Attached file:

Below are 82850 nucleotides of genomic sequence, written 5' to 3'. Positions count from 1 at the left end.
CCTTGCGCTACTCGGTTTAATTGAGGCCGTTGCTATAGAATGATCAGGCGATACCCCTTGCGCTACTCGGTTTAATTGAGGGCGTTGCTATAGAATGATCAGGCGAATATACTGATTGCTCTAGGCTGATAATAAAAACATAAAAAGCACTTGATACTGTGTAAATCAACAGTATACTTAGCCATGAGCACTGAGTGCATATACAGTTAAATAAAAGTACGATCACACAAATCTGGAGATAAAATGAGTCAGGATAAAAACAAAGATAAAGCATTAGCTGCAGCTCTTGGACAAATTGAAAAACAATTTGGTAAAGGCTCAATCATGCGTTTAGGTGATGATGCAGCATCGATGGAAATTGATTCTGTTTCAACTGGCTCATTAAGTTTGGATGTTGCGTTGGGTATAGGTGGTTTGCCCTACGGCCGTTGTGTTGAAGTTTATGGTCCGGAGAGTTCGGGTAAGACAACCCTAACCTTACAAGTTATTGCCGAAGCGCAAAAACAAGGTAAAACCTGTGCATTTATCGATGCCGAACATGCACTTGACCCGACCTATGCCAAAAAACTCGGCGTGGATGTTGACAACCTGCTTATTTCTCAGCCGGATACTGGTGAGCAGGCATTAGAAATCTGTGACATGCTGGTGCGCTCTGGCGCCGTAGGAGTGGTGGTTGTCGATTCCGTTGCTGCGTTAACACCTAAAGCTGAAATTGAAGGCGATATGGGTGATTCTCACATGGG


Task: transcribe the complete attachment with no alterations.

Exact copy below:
Below are 82850 nucleotides of genomic sequence, written 5' to 3'. Positions count from 1 at the left end.
CCTTGCGCTACTCGGTTTAATTGAGGCCGTTGCTATAGAATGATCAGGCGATACCCCTTGCGCTACTCGGTTTAATTGAGGGCGTTGCTATAGAATGATCAGGCGAATATACTGATTGCTCTAGGCTGATAATAAAAACATAAAAAGCACTTGATACTGTGTAAATCAACAGTATACTTAGCCATGAGCACTGAGTGCATATACAGTTAAATAAAAGTACGATCACACAAATCTGGAGATAAAATGAGTCAGGATAAAAACAAAGATAAAGCATTAGCTGCAGCTCTTGGACAAATTGAAAAACAATTTGGTAAAGGCTCAATCATGCGTTTAGGTGATGATGCAGCATCGATGGAAATTGATTCTGTTTCAACTGGCTCATTAAGTTTGGATGTTGCGTTGGGTATAGGTGGTTTGCCCTACGGCCGTTGTGTTGAAGTTTATGGTCCGGAGAGTTCGGGTAAGACAACCCTAACCTTACAAGTTATTGCCGAAGCGCAAAAACAAGGTAAAACCTGTGCATTTATCGATGCCGAACATGCACTTGACCCGACCTATGCCAAAAAACTCGGCGTGGATGTTGACAACCTGCTTATTTCTCAGCCGGATACTGGTGAGCAGGCATTAGAAATCTGTGACATGCTGGTGCGCTCTGGCGCCGTAGGAGTGGTGGTTGTCGATTCCGTTGCTGCGTTAACACCTAAAGCTGAAATTGAAGGCGATATGGGTGATTCTCACATGGG